3. Nelson Agholor’s performance kind of epitomizes the Eagles’ inconsistency. He has to catch that deep ball just before the two-minute warning. That’s a certain touchdown. Then he somehow hauls in a wild 44-yard jump ball to put the Eagles in position to at least have a chance to win in the final seconds. He also had two early drops and even though he finished with over 100 yards, these are mistakes an elite team just can’t make. With DeSean Jackson and Alshon Jeffery out, the Eagles needed Agholor to be great, and he had some great moments but too many disappointing ones.

4. It was encouraging to see the defense pick off three passes, something the Eagles hadn’t done in nearly two years. In fact, last year they only had one game with two interceptions, and they only had four INTs through six weeks. When your offense is down two receivers — three for a bit — and a tight end and running back, and the O-line is struggling, somebody has to raise their level, and Sidney Jones, Ronald Darby and Nate Gerry all picked off Matt Ryan. It's only the 10th time in 176 career games he’s thrown three INTs. For Darby, it wasn’t really enough to offset a terrible game trying to cover Calvin Ridley, but those were all huge plays and kept the Eagles in the game when there were a lot of reasons they shouldn’t have been in the game.

5. There was some uncharacteristically conservative play-calling from Doug Pederson — letting the clock run out before the two-minute warning in the first half, running plays on two 2nd-and-2s and a 2nd-and-3. Normally, I’d really question that, but considering who he had and who he didn’t have, it really did make sense. Pederson's DNA is to be aggressive, but this is part of what makes him a great coach, the ability to sense the situation and adjust. 

6. I really thought the Eagles would be able to come in here and hammer the football on the ground. And Pederson tried early, but it just didn’t happen. Miles Sanders and Jordan Howard combined for 18 carries for 46 yards — 2.6 yards a pop. So, the final run-pass ratio was 41 called passes, 19 called runs, and that’s just a little too out of whack. The Eagles should be able to run the ball better than this. And Darren Sproles, who got too many touches last week, had zero on offense Sunday night, which mystifies me as much as when he got 16 against the Redskins.

7. Overall, this was not a good night for the offensive line. They got going a little bit late but overall they allowed too much pressure and really didn’t take command of the line of scrimmage in a matchup where I thought they could. And no excuses. This group is healthy. The Eagles need to lean on that O-line, and they couldn’t Sunday night.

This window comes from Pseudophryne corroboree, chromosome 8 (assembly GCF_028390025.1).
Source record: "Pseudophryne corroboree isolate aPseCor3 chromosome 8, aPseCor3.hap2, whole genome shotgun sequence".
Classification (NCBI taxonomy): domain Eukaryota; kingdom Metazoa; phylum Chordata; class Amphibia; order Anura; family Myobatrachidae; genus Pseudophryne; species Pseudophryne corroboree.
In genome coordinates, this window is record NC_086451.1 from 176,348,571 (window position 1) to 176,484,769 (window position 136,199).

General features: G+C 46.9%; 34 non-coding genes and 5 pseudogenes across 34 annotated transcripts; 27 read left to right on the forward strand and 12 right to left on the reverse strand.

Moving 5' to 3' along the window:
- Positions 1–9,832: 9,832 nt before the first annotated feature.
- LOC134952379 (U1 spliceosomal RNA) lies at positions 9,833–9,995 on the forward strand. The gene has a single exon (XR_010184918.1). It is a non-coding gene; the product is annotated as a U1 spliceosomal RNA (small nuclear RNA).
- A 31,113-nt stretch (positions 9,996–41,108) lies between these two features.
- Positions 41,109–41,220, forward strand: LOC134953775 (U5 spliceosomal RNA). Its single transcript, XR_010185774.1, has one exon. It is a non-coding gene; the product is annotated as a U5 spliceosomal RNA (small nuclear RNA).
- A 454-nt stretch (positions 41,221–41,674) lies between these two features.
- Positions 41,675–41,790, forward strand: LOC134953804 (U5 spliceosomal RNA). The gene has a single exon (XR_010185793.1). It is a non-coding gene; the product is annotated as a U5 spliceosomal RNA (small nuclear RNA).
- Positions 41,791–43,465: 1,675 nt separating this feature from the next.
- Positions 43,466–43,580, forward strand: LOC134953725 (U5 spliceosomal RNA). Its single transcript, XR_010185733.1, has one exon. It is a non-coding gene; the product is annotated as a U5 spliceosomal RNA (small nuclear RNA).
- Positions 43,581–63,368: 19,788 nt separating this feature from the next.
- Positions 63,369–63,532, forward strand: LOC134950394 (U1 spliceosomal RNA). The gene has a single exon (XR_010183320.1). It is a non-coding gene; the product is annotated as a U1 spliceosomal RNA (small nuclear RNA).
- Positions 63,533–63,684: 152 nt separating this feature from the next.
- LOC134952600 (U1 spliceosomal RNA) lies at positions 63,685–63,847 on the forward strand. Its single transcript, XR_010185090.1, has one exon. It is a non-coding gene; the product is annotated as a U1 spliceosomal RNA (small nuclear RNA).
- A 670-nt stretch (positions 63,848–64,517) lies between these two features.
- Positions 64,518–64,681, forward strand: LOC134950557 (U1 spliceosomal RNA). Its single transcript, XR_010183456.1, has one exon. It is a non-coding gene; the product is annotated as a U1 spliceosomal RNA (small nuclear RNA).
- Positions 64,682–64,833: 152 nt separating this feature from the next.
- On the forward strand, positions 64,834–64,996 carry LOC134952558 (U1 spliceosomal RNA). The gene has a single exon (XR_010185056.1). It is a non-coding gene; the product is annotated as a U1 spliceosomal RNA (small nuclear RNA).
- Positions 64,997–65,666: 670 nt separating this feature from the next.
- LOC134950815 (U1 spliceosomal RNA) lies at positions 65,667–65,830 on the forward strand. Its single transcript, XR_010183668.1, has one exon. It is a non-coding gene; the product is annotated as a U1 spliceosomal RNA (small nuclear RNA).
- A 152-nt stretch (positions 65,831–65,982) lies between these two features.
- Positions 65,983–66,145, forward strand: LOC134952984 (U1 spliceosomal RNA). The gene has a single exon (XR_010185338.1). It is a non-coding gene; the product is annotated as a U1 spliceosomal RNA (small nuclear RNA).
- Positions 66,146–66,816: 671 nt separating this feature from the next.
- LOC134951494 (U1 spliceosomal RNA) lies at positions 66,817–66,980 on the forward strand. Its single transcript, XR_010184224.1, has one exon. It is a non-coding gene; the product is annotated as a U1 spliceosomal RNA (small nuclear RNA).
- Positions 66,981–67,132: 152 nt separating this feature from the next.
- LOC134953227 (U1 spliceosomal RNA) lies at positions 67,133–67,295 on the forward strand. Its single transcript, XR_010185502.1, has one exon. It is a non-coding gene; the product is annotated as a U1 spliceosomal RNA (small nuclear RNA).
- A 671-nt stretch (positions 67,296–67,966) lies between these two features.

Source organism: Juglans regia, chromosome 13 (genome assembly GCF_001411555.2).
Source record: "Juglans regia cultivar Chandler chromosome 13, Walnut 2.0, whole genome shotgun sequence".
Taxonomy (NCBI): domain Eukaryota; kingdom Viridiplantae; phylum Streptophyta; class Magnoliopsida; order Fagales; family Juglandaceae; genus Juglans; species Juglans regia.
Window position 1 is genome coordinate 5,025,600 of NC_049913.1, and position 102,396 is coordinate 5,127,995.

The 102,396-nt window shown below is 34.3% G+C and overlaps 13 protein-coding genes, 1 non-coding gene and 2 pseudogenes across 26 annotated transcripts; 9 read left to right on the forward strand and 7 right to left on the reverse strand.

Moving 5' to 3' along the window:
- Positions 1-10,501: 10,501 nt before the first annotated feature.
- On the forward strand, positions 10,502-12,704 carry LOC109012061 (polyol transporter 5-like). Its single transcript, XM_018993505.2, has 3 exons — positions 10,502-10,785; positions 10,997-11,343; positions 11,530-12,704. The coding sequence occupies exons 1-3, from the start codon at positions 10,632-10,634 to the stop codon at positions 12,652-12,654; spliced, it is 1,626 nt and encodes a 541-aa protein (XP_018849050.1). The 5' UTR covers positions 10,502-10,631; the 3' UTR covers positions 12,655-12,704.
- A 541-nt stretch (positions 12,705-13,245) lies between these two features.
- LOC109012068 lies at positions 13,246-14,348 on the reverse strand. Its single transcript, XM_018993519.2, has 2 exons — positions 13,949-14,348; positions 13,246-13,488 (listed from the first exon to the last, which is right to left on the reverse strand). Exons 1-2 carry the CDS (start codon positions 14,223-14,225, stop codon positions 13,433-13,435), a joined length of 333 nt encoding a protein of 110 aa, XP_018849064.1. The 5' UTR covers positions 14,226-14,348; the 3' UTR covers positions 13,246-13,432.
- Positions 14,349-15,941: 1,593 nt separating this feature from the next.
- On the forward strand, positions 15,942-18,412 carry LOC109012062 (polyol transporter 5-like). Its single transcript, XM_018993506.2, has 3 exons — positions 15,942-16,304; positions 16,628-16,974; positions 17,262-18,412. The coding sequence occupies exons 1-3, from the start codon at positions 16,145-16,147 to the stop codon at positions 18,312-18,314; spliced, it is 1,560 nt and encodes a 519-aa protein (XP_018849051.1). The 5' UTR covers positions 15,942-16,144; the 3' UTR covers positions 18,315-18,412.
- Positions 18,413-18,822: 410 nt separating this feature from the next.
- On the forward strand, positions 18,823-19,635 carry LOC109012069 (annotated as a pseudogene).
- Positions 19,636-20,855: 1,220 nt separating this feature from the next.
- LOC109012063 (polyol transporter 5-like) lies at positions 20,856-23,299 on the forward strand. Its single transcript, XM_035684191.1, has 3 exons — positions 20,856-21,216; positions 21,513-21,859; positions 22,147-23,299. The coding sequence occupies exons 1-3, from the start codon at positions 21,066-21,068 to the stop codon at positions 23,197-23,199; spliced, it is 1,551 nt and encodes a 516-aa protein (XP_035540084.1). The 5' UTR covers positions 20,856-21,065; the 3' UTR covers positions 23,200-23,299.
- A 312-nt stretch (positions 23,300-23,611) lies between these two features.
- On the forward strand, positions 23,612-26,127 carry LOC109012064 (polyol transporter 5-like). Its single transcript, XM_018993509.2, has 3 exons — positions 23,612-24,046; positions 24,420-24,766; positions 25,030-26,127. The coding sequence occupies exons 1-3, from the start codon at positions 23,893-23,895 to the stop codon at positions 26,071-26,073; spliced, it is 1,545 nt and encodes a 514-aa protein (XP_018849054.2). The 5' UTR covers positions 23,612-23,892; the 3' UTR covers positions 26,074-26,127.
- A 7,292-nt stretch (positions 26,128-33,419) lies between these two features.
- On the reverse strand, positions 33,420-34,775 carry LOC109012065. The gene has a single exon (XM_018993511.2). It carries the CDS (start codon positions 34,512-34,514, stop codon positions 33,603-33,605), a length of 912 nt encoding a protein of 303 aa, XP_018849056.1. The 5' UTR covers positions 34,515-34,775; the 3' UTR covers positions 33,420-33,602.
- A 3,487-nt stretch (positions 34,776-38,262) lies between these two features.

8. Mack Hollins hadn’t caught a pass since the Atlanta playoff game in 2017. I give that kid so much credit. He came up huge when the Eagles really needed him, and that 17-yard catch on the crazy Wentz scramble in the fourth quarter was an incredible play by Wentz but it was also really good stuff from Hollins. He was targeted seven times and caught five passes for 50 yards. I thought he was in danger of getting cut in favor of Greg Ward. He showed Sunday night he belongs.

9. I know a lot of people had this one marked down as a loss, so it’s easy to say, “Hey, the Lions are coming to town, they’ll be 2-1.” But nothing is guaranteed. And this game was winnable. You just can’t give games away. The big plays are killing them on defense and the inconsistency is killing them on offense. This team through two weeks has shown flashes of greatness but they haven’t been able to sustain them. The challenge for Pederson is to find a way to jump on teams and put them away. Until that happens, they won’t be an elite team.

10. The Eagles face some tough personnel decisions here depending on how badly Jeffery and Jackson are hurt. These don’t look like IR injuries, but it sure seems like they’re going to need some healthy receivers. Greg Ward is on the practice squad and so is a kid named Marcus Green. But to add someone you have to cut someone or IR someone. Very tough situation. They’ve gone from great depth at the position to no depth. 

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Eagles at Falcons live: Highlights, analysis from NFL Week 1 game

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Eagles at Falcons live: Highlights, analysis from NFL Week 1 game

Stream Eagles at Falcons on NBC here

11:35 p.m.: Had Zach Ertz been able to stretch another foot, the Eagles might have been able to pull out a win, but it didn’t happen. Ertz picked up 7 1/2 yards on 4th-and-8 with the Eagles driving toward the end zone and the Falcons pick up the win. 

An absolutely crazy game with a injuries and craziness. It would have been a huge win, but the Eagles come up just short. 

Final: Falcons 24, Eagles 20 

11:17 p.m.: Matt Ryan just hit Julio Jones on a little dump off that went for a 54-yard touchdown to give the Falcons the lead again. It came on 4th-and-3. 

Carson Wentz and the Eagles will get the ball back with two timeouts and 2:10 left. 

11:10 p.m.: Are you kidding me? 

The Eagles just drove 73 yards on 13 plays in 8:29 to score a touchdown, get a 2-point conversion and take a three-point lead with just over three minutes left. 

Carson Wentz connected with Mack Hollins on a 3rd-and-6 and a 3rd-and-9 to move the sticks. And then Wentz punched in a touchdown from the 1-yard line on a QB sneak. He spiked the ball so hard, he fell over. Then he hit Zach Ertz for the 2-point conversion. 

3:13 left: Eagles 20, Falcons 17 

10:54 p.m.: Andrew Sendejo just picked up the first full sack of his career. He’s in Year 10. Good time for it. It forced a punt and gives the Eagles the ball with 11:42 left, down 5. 

10:50 p.m.: The Eagles drive fizzled and now they need the defense to come up with another stop, but the Falcons have a short field. They’re at their own 45-yard line. 

10:41 p.m.: Big INT for Nate Gerry in the end zone. It was a touchback but Derek Barnett was called for an unsportsmanlike penalty to give the Eagles the ball at their own 10-yard line. Still, no points for Atlanta and the Eagles are down five points with 12 seconds left in the third quarter.